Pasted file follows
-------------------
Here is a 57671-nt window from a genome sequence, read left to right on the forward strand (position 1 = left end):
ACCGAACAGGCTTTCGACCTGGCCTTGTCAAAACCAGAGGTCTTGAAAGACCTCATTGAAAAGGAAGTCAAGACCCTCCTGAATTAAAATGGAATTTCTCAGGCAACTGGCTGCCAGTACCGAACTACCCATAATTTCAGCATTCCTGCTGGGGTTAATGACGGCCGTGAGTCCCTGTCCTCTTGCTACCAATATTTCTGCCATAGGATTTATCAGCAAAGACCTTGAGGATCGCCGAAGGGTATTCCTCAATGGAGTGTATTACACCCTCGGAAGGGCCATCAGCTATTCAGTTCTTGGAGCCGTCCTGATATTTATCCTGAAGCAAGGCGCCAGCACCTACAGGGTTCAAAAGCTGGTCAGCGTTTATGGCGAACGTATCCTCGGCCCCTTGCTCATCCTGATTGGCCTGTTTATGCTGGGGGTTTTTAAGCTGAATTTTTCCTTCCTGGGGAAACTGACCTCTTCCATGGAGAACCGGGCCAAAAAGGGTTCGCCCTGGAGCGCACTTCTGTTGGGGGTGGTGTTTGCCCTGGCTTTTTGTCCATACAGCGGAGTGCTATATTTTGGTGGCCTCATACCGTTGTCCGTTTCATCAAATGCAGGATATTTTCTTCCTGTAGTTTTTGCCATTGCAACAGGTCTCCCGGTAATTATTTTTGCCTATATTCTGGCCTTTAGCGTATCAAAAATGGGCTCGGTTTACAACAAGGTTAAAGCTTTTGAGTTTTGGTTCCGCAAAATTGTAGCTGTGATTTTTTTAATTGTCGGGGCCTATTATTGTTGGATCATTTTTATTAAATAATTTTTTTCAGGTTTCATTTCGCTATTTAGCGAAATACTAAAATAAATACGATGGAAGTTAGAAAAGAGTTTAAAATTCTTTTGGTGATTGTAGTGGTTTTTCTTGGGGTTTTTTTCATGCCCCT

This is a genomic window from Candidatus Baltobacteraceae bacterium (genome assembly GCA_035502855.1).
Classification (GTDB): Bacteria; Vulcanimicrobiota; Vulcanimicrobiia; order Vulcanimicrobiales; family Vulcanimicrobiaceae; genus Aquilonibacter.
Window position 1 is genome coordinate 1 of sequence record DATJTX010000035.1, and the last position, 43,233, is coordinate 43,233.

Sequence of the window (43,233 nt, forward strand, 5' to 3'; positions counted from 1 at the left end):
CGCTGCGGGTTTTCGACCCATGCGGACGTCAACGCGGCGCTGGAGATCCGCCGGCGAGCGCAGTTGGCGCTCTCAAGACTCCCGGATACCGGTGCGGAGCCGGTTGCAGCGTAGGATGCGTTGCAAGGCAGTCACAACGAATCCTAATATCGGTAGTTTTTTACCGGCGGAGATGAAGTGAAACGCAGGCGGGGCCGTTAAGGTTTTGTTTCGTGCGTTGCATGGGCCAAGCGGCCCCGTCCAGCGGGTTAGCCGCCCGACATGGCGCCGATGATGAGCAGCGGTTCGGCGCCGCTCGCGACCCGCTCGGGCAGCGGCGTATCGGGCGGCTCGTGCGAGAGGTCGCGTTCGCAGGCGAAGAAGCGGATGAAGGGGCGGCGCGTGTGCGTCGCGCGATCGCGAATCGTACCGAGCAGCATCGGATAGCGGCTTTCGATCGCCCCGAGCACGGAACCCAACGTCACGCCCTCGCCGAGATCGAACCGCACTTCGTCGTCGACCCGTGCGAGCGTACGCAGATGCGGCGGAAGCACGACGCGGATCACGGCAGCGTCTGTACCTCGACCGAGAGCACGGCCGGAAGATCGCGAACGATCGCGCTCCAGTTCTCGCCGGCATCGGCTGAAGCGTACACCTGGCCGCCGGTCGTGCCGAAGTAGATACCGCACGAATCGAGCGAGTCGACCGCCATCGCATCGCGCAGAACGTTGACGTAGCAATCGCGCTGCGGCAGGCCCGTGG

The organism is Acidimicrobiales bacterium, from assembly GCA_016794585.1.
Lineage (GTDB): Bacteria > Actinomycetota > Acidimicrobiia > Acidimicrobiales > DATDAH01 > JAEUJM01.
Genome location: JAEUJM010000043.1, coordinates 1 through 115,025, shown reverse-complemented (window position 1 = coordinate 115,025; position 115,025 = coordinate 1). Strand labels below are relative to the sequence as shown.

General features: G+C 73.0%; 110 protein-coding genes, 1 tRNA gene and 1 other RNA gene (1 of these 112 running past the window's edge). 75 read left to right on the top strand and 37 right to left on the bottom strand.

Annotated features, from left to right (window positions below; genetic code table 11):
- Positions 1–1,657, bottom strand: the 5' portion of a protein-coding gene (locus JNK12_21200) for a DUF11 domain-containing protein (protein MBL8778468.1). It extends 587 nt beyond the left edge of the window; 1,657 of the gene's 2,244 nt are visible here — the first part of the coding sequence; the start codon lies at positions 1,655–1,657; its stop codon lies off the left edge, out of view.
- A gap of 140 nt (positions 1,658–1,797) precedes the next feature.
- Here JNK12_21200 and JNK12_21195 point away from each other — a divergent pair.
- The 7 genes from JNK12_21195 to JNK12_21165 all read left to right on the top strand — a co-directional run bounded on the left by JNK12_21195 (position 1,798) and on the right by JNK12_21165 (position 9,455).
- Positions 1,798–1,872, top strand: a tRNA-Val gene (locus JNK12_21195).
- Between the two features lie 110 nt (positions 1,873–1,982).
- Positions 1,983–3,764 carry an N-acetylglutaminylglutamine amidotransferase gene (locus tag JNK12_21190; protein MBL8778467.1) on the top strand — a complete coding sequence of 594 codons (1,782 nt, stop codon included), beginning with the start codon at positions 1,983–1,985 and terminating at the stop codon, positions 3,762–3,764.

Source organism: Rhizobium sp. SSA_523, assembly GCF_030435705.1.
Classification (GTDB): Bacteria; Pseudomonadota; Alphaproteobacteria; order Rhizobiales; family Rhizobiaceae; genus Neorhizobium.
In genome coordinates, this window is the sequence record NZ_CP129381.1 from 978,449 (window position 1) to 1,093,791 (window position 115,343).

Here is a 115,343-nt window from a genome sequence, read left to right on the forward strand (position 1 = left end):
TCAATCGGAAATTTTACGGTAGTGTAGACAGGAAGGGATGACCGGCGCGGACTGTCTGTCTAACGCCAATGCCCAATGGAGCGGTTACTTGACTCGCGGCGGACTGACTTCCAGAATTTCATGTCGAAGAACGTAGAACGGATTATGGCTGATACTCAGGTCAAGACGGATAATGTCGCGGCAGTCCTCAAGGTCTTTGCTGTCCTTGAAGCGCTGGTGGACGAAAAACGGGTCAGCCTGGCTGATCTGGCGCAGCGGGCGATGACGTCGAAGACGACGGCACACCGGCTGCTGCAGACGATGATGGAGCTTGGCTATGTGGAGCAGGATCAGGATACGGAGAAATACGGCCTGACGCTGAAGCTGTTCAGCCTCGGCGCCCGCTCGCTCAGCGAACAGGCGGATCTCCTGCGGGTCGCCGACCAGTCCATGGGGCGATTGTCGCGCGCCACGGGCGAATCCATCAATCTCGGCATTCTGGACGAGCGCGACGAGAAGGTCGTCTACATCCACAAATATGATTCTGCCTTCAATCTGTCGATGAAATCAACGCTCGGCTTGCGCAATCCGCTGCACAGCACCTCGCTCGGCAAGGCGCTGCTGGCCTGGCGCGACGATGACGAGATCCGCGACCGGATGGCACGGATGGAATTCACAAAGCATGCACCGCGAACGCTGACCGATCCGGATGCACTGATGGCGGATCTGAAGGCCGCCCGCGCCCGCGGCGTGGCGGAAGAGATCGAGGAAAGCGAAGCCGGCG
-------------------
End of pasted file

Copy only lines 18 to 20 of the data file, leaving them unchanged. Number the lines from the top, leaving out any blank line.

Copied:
- Between the two features lie 110 nt (positions 1,873–1,982).
- Positions 1,983–3,764 carry an N-acetylglutaminylglutamine amidotransferase gene (locus tag JNK12_21190; protein MBL8778467.1) on the top strand — a complete coding sequence of 594 codons (1,782 nt, stop codon included), beginning with the start codon at positions 1,983–1,985 and terminating at the stop codon, positions 3,762–3,764.

Source organism: Rhizobium sp. SSA_523, assembly GCF_030435705.1.